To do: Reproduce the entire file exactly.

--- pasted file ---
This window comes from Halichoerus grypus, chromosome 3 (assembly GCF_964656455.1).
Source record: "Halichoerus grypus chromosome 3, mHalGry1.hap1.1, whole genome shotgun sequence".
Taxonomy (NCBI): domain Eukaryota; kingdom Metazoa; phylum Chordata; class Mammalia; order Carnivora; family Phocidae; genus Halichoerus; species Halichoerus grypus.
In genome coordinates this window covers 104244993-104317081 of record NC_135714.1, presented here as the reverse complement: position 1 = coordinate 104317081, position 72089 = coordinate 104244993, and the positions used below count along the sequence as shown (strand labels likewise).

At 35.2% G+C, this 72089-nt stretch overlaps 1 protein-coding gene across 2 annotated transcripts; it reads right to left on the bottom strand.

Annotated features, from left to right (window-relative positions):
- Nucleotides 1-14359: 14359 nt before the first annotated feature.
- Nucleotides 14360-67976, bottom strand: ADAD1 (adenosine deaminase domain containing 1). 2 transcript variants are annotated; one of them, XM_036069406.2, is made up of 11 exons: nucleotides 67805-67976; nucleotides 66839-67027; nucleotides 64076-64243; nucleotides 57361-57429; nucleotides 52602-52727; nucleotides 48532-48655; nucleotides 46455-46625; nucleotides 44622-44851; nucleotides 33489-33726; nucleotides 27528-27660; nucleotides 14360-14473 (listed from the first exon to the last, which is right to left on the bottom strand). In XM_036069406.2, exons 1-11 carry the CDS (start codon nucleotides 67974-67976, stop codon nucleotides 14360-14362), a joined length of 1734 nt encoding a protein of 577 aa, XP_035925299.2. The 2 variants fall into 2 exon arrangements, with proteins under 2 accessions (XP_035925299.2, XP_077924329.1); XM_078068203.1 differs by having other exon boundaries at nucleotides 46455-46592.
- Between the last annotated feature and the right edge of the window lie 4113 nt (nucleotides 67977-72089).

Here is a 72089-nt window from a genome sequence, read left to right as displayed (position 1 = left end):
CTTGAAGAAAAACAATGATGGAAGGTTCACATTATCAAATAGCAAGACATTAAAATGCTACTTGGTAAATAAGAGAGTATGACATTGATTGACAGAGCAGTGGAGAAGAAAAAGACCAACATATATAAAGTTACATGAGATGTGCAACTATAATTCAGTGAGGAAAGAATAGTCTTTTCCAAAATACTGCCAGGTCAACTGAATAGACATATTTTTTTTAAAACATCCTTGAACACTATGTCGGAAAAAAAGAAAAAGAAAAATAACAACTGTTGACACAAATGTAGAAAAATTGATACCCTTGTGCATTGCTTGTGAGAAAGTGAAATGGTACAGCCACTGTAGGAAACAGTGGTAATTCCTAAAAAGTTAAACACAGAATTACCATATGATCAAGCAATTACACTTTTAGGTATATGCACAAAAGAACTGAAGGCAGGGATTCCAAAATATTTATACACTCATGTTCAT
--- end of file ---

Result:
This window comes from Halichoerus grypus, chromosome 3 (assembly GCF_964656455.1).
Source record: "Halichoerus grypus chromosome 3, mHalGry1.hap1.1, whole genome shotgun sequence".
Taxonomy (NCBI): domain Eukaryota; kingdom Metazoa; phylum Chordata; class Mammalia; order Carnivora; family Phocidae; genus Halichoerus; species Halichoerus grypus.
In genome coordinates this window covers 104244993-104317081 of record NC_135714.1, presented here as the reverse complement: position 1 = coordinate 104317081, position 72089 = coordinate 104244993, and the positions used below count along the sequence as shown (strand labels likewise).

At 35.2% G+C, this 72089-nt stretch overlaps 1 protein-coding gene across 2 annotated transcripts; it reads right to left on the bottom strand.

Annotated features, from left to right (window-relative positions):
- Nucleotides 1-14359: 14359 nt before the first annotated feature.
- Nucleotides 14360-67976, bottom strand: ADAD1 (adenosine deaminase domain containing 1). 2 transcript variants are annotated; one of them, XM_036069406.2, is made up of 11 exons: nucleotides 67805-67976; nucleotides 66839-67027; nucleotides 64076-64243; nucleotides 57361-57429; nucleotides 52602-52727; nucleotides 48532-48655; nucleotides 46455-46625; nucleotides 44622-44851; nucleotides 33489-33726; nucleotides 27528-27660; nucleotides 14360-14473 (listed from the first exon to the last, which is right to left on the bottom strand). In XM_036069406.2, exons 1-11 carry the CDS (start codon nucleotides 67974-67976, stop codon nucleotides 14360-14362), a joined length of 1734 nt encoding a protein of 577 aa, XP_035925299.2. The 2 variants fall into 2 exon arrangements, with proteins under 2 accessions (XP_035925299.2, XP_077924329.1); XM_078068203.1 differs by having other exon boundaries at nucleotides 46455-46592.
- Between the last annotated feature and the right edge of the window lie 4113 nt (nucleotides 67977-72089).

Here is a 72089-nt window from a genome sequence, read left to right as displayed (position 1 = left end):
CTTGAAGAAAAACAATGATGGAAGGTTCACATTATCAAATAGCAAGACATTAAAATGCTACTTGGTAAATAAGAGAGTATGACATTGATTGACAGAGCAGTGGAGAAGAAAAAGACCAACATATATAAAGTTACATGAGATGTGCAACTATAATTCAGTGAGGAAAGAATAGTCTTTTCCAAAATACTGCCAGGTCAACTGAATAGACATATTTTTTTTAAAACATCCTTGAACACTATGTCGGAAAAAAAGAAAAAGAAAAATAACAACTGTTGACACAAATGTAGAAAAATTGATACCCTTGTGCATTGCTTGTGAGAAAGTGAAATGGTACAGCCACTGTAGGAAACAGTGGTAATTCCTAAAAAGTTAAACACAGAATTACCATATGATCAAGCAATTACACTTTTAGGTATATGCACAAAAGAACTGAAGGCAGGGATTCCAAAATATTTATACACTCATGTTCAT